Sam tries to get Sookie talking with some "dead bodies are a drag" routine, and she won't even look up from the scene, with her eye still black from the big fight three weeks ago. She's troubled by the control, and the cruelty, of the injury. Rene killed a lot of people, but he did it in a rage: blood everywhere, terrifying and brutal. This was the act of someone who wanted Miss Jeanette to suffer, who cut out her heart and placed her tenderly in the backseat of a policeman's car.
"Every time I think I know what's what," Sookie says, "It turns out I don't know anything." Which has always been, to me, the mission statement of the show, after all: once you find the answer it stops being the answer. In this case: murder isn't always a case of repression, of the nighttime darkness coming out of people. Sometimes it's about abandon.
Tara approaches, and before she and Sam can work out the night's duties, Sookie blurts, "Sweetie, how did you know the woman that got killed?" Tara's offended because Sookie's lost control again, and read her mind. Tara's relieved because every secret is a burden. She chokes out a half-hearted angry retort that goes quiet at the end, as she relaxes into tears. When she tells Sookie what Miss Jeanette was, what she meant to her and to her mother, Sookie immediately throws her arms around Tara, gulping that way she does. "You're going to have to tell the police about it," she reminds her, and Tara stares at the sky. She worries briefly about getting questioned, but she's innocent. The tears only come back when she realizes Lettie Mae will have to find out that Miss Jeanette is a fraud now.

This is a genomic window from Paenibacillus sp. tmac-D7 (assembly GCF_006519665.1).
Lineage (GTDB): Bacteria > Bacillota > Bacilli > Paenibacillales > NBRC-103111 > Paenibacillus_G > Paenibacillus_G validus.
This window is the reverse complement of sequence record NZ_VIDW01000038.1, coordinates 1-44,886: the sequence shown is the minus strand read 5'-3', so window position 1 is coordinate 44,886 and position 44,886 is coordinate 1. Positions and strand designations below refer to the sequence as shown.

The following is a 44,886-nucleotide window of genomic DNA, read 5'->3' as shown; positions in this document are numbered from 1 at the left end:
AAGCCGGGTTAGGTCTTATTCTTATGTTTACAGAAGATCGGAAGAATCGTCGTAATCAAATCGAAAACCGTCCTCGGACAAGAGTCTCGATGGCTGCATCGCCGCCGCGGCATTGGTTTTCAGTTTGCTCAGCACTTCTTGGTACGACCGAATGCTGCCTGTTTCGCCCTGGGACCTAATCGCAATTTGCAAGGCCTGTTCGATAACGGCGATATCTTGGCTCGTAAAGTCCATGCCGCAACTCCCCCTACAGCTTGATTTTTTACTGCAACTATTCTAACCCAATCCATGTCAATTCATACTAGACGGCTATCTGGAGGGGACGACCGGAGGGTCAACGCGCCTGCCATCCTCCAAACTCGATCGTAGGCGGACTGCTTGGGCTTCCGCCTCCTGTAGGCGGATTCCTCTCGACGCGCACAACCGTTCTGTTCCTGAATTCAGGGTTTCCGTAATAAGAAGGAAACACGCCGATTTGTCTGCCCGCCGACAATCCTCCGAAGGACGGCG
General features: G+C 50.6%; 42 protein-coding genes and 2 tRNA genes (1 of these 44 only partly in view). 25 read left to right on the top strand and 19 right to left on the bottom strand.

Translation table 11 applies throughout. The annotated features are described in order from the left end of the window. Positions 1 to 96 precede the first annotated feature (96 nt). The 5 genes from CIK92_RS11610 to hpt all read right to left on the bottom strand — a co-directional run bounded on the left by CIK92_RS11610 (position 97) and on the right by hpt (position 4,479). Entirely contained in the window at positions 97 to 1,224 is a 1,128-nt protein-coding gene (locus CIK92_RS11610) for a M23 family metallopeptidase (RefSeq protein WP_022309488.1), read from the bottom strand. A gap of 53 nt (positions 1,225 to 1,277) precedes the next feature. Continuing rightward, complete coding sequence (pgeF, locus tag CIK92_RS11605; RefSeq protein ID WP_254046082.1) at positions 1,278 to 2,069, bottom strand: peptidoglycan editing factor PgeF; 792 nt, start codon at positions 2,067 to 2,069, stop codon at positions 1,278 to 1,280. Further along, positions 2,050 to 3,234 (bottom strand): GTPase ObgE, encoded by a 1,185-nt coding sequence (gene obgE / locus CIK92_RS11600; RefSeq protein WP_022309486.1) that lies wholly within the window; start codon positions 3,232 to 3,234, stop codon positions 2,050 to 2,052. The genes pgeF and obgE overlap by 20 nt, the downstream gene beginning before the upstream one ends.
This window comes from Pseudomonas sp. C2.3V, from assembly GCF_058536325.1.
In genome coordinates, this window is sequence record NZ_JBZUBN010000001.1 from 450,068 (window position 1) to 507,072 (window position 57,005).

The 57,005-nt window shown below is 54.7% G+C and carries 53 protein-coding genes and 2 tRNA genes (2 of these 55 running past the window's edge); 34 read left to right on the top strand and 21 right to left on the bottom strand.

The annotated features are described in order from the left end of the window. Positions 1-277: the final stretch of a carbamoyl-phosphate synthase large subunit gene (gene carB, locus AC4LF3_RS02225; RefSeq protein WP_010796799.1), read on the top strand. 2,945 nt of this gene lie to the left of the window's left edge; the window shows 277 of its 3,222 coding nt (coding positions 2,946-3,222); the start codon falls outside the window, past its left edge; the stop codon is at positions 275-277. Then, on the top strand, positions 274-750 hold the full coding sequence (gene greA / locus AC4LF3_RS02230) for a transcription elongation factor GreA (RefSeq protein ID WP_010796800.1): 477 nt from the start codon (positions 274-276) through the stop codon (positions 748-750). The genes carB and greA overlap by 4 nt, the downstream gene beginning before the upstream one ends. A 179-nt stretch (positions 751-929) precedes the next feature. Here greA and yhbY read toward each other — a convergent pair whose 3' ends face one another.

I like this show because it's a collection of the walking wounded, but it also makes it challenging for a lot of us, I think, because Sookie's hard to read. The entire point of Sookie, I would say, is that she's hard to read. There's a childlike part of us that would like to believe every story is really about us, and Sookie seems handpicked for that kind of Mary Sue-ing: she's beautiful, funny, kicks occasional ass, and everybody wants to fuck her. She gets the romance while everybody else gets fucked. But Sookie actively resists being a point-of-view character, in a way that takes a little bit of active understanding to comprehend because without visual clues you're supposed to remember that we're watching the story of a woman with a debilitating cognitive disorder, who cannot hear anybody talking to her because their thoughts are so loud, and can't communicate her essential normalcy to the world because of that same veil.